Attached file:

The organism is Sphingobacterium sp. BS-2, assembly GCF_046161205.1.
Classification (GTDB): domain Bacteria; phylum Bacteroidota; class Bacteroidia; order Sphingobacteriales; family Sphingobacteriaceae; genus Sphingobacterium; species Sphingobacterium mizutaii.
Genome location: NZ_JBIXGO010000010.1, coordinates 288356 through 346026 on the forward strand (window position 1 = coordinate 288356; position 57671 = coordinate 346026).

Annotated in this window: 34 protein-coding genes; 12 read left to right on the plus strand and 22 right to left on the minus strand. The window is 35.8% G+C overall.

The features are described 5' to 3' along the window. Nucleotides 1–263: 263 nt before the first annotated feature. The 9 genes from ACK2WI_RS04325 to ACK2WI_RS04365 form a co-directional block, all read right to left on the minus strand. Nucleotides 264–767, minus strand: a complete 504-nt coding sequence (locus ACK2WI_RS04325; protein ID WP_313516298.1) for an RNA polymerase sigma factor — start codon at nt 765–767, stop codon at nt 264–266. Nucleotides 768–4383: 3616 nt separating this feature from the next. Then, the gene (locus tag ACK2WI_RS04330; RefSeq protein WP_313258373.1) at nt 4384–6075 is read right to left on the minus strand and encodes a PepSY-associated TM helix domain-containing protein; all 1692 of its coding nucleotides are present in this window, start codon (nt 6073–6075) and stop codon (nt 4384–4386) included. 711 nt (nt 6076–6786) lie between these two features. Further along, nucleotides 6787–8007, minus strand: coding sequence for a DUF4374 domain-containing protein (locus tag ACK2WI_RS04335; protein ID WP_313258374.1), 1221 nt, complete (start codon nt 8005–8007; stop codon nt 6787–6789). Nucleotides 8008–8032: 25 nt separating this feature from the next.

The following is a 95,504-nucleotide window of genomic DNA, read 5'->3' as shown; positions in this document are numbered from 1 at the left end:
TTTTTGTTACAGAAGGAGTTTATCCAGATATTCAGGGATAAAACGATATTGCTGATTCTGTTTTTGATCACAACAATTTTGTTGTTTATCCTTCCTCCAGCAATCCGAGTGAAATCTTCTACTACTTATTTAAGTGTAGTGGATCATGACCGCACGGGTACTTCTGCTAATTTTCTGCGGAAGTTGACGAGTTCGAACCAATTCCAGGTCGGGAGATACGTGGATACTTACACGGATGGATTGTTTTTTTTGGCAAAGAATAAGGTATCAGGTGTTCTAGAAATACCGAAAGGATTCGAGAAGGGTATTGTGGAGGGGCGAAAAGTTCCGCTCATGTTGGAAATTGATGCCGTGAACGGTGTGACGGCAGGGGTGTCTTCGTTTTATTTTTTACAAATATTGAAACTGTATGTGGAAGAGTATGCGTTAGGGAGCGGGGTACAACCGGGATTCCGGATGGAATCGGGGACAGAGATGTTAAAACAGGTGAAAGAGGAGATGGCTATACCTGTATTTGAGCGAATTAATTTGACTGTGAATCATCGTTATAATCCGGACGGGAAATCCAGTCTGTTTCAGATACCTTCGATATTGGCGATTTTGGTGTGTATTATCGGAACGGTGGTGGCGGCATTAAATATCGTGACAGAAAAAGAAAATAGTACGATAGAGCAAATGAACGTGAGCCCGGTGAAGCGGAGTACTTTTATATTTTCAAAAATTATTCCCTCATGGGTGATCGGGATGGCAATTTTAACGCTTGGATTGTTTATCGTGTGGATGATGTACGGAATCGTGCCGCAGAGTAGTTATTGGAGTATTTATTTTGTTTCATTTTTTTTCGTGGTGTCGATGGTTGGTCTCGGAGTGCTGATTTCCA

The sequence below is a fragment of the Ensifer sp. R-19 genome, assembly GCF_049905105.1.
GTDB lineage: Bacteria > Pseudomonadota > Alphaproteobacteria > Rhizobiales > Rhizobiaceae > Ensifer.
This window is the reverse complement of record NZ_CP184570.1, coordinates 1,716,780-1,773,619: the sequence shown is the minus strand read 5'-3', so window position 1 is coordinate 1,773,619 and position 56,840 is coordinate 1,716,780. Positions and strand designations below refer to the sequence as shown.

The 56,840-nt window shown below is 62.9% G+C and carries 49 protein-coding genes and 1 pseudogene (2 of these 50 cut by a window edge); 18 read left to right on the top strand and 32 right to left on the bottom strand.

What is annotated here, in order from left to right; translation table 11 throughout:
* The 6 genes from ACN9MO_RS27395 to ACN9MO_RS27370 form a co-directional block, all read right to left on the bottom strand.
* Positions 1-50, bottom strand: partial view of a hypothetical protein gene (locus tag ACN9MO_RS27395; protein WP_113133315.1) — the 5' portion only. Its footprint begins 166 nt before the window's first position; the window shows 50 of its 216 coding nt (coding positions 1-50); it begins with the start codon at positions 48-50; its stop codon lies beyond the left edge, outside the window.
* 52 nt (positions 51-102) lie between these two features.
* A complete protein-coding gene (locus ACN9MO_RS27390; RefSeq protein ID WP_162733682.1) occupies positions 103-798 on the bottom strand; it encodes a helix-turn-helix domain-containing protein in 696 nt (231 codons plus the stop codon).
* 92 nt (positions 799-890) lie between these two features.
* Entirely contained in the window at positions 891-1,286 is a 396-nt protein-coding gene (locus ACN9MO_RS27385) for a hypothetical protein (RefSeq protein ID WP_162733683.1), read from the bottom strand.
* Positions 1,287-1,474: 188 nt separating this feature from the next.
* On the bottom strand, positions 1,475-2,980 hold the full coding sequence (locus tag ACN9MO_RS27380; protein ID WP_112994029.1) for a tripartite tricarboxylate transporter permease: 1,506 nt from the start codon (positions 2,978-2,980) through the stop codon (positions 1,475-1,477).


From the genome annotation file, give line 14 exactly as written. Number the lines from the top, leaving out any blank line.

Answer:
* Positions 1-50, bottom strand: partial view of a hypothetical protein gene (locus tag ACN9MO_RS27395; protein WP_113133315.1) — the 5' portion only. Its footprint begins 166 nt before the window's first position; the window shows 50 of its 216 coding nt (coding positions 1-50); it begins with the start codon at positions 48-50; its stop codon lies beyond the left edge, outside the window.